The current transmission is a two-speed, DSG-like double-clutch design, with the motor automatically spinning up or down to match revs. Move the lever and you’re actually just throwing a switch; there’s no clutch pedal and the sound is akin to an electronic yelp. Think of C3P0 being kicked.
Although it’s a prototype I’m driving, the differential is going to need a lot less lash when you snap on and off the accelerator, which presently elicits a nasty drivetrain buck (this probably isn’t helping the brittle transmission, either). “Drop-throttle” basically tailors the car’s inherent mild understeer, but what’s interesting is the regen’s strong drag when you lift. In fact, often the friction brakes aren’t really needed at all, and when they are, your right foot gets to enjoy old-fashioned sports-car braking feel because the regen isn’t concomitantly ramped up. On the move, the Tesla’s ride is surprisingly supple. Lotus has done a laudable job of stretching its Elise chassis two inches and accommodating a near-1000-pound battery (offset by a carbon-fiber body) while keeping this thing a frantic road dart on twisty roads.
I check the mirrors again. Still no traffic. I’m almost grimacing as I release the brake and pound the accelerator to the floor. Whrrrrrrr…30 mph, 40 mph, 50…in the four seconds it’s taken to read this sentence, the Roadster has shrieked to 60 mph (Tesla’s claimed 3.9 seconds would seem entirely plausible in a controlled setting). There’s no wheelspin, axle tramp, shutter, jutter, smoke whiff, cowl shake, nothing. I’m being eerily teleported down the barrel of a rail gun, head pulled back by a hard, steady acceleration. Bizarre. And before too long, profoundly humbling to just about any rumbling Ferrari or Porsche that makes the mistake of pulling up next to a silent, 105-mpg Tesla Roadster at a stoplight.
|2008 Tesla Roadster|
|Vehicle Layout||Mid-motor, RWD, 2-pass, 2-door roadster|
|Motor||AC synchronous, 248-hp/211-lb-ft|
|Curb Weight||2690 lb|
|Length x Width x Height||155.4 x 67.8 x 44.4 in|
|0-60 mph||4.0 sec|
|Fuel Economy||105 mpg gas equivalent|
|Range, Combined||220 miles|
|Recharge Time||3.5 hrs @ 220 volts/70 amps|
|On Sale In U.S.||Currently/delivery in 2008|
IS TESLA IN TROUBLE?
After our pleasant visit to Tesla’s San Carlos tech base, we began intercepting ominous signals about Tesla throughout the EV blogosphere. Most notable, Martin Eberhard (pictured), a Tesla founder, was forced out and has subsequently begun his own blog, www.TeslaFounders.com. In a recent entry — which has since been removed after pressure from Tesla — Eberhard enumerated the series of sometimes abrupt and random-appearing firings that have been taking place at his former company (among them, Wally Rippel, a genuine EV visionary).
Tesla fans have consequently been on red alert, some tea-leaf-readers going so far as to say the company is going under or preparing itself for sale. We, obviously, have no idea what all this means. But as students of the car business, none of us is raising eyebrows just yet. Startups are brutal. Few succeed. And it’s not unusual to see periodic chaos among those who do. Elon Musk, Tesla’s chairman, has stated that the company needs to trim its sails toward producing cars and fulfilling orders, and not everybody’s cut out for letting go of their baby, transmission reliable or not. A Tesla spokesman has also enumerated various personnel overlaps that needed inevitable paring. Let’s hope that’s all we’re seeing because the Roadster is a cool automobile technically, a cooler automobile to drive, and an historic game-changer in our perception of battery-electric vehicles.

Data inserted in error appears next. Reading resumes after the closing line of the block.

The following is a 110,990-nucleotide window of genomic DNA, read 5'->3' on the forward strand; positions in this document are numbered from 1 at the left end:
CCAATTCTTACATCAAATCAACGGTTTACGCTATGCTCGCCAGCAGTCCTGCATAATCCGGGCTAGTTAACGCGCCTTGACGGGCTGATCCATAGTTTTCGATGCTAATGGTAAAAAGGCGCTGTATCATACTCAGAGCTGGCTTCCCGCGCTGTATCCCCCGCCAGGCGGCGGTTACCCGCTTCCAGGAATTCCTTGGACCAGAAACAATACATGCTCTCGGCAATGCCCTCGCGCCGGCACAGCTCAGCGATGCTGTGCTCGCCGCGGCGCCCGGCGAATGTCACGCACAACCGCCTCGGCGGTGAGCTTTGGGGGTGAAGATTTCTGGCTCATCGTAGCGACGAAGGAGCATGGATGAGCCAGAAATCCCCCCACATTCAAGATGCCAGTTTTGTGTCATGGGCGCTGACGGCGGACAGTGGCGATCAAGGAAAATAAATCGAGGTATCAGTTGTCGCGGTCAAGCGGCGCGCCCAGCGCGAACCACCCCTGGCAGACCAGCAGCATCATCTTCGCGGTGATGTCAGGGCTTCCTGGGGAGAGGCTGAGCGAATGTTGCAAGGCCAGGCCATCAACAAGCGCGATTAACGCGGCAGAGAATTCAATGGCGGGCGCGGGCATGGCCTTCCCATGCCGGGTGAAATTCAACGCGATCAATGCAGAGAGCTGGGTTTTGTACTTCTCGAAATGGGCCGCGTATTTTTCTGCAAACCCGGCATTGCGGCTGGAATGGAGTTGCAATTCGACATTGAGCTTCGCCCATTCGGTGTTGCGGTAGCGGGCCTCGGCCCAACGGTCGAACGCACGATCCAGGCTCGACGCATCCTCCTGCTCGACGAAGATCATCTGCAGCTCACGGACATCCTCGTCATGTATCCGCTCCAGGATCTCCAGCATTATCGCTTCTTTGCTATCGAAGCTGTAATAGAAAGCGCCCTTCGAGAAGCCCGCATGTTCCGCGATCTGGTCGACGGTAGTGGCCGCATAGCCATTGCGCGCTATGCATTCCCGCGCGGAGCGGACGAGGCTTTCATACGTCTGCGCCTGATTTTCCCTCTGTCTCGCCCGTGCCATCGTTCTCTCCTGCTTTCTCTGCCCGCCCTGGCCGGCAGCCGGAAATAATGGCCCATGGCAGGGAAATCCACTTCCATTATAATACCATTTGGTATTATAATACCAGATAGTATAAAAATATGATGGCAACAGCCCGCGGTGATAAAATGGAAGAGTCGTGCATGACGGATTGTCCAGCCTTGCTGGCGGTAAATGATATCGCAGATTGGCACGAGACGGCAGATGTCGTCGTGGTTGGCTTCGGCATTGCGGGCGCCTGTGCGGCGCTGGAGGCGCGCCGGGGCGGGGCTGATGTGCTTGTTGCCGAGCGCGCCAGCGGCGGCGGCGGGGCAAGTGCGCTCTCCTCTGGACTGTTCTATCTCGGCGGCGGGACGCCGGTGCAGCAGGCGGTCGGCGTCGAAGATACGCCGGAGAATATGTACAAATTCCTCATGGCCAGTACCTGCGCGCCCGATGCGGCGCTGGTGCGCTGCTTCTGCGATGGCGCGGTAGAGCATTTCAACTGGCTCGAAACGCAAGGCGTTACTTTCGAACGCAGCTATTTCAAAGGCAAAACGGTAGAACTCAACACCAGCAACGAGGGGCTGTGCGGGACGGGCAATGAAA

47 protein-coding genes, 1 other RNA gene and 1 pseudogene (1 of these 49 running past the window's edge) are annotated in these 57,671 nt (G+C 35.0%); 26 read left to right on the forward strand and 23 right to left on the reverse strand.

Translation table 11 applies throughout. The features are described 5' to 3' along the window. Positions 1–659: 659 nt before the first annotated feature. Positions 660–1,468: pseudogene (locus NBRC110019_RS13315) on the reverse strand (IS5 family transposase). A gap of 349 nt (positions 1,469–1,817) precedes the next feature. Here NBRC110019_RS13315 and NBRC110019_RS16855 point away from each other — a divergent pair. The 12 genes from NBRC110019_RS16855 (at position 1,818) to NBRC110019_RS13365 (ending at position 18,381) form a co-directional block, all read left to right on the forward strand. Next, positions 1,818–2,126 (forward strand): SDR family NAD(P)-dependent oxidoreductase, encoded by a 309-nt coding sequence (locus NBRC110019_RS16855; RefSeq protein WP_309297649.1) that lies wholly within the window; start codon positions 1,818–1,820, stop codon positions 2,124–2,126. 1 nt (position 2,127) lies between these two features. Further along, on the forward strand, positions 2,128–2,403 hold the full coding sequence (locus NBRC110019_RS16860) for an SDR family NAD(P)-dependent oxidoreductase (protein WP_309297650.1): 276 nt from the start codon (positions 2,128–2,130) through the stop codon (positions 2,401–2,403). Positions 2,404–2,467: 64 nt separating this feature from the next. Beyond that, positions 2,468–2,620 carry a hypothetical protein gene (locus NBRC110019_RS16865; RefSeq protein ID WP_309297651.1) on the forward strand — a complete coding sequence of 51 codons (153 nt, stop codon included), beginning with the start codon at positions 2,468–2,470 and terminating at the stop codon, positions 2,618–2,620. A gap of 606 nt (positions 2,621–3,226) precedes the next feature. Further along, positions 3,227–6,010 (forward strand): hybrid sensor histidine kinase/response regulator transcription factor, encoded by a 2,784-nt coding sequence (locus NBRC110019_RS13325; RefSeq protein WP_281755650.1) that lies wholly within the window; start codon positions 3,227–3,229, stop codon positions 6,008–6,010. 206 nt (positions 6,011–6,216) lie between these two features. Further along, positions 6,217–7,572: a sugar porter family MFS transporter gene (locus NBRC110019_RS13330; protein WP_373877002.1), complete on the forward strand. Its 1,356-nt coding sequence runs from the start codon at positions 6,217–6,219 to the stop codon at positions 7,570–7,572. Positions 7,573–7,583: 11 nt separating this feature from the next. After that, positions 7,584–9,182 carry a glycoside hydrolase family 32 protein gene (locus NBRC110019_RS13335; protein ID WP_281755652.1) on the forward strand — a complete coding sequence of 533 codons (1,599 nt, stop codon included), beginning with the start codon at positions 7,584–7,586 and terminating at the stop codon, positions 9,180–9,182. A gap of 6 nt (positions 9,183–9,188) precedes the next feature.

Finally, after reading through the cottage industry of blogs orbiting Tesla Motors, I’m amused to discover that Elon Musk’s (wanted or unwanted) nickname is “Edison.” So maybe my tongue-in-cheek speculation that the car might be better named “Tom” wasn’t so far off! - Kim Reynolds, Technical Editor
AND THERE’S MORE…
Just as we posted our Tesla feature and video to the Web, more news regarding the company’s transmission conundrum appeared on Tesla Motors Web site. As speculated in our feature, there will in fact be an interim, one-speed transmission. The bad news is that its compromised ratio (needed to achieve a sports car-like top speed) will temper the car’s acceleration rate to 5.7 seconds to 60 mph, instead of the 4-flat (or less) that was originally promised (and recorded by us from a prototype two-speed transmission car).
The twist is that the “permanent transmission,” which will appear later this year as production really ramps up, will also be a one-speed. Huh? Does this mean Tesla is permanently lowering its performance targets?
No — due to an unexpected solution. Instead of achieving their original acceleration bogey via a two-speed tranny, they’re simply beefing up the motor’s power by enhancing the PEM (Power Electronics Module) and adding an advanced cooling system to the motor. Folks who are delivered early cars with the interim hardware will be called in (coincident with the production increase) for an update to the latest spec, free of charge. What isn’t clear is whether this hardware swapping will include a new, cooling-enhanced motor as well, or instead see a client’s existing motor somehow retrofitted.
What all this suggests is that the problems with the two-speed transmission must have been onerous indeed. This is a costly fix. Moreover, the motor is already at the technology’s power density fringe; getting more out of it can’t be easy. And, to be honest, I’m a little saddened to see the two-speed go as it was rather interesting to drive, though its relaxed shift time would probably be difficult to ever trim due to the giant ratio gap a two-speed necessitates. On the other hand, Tesla rightly points out that the car’s quarter-mile times will benefit with the elimination of the time-wasting gear shift at 65 mph. Furthermore, a one-speed works to an electric car’s inherent advantage in drivetrain simplicity.
Tesla says all regulatory approvals for sale are now in place, including EPA, DOT, and Federal Motor Vehicle Safety Standards. Moreover, Elon Musk, Tesla’s chairman, will be receiving the first production next week (time to park the McLaren, Elon), with series production starting March 17. - Kim Reynolds, Technical Editor
By Kim Reynolds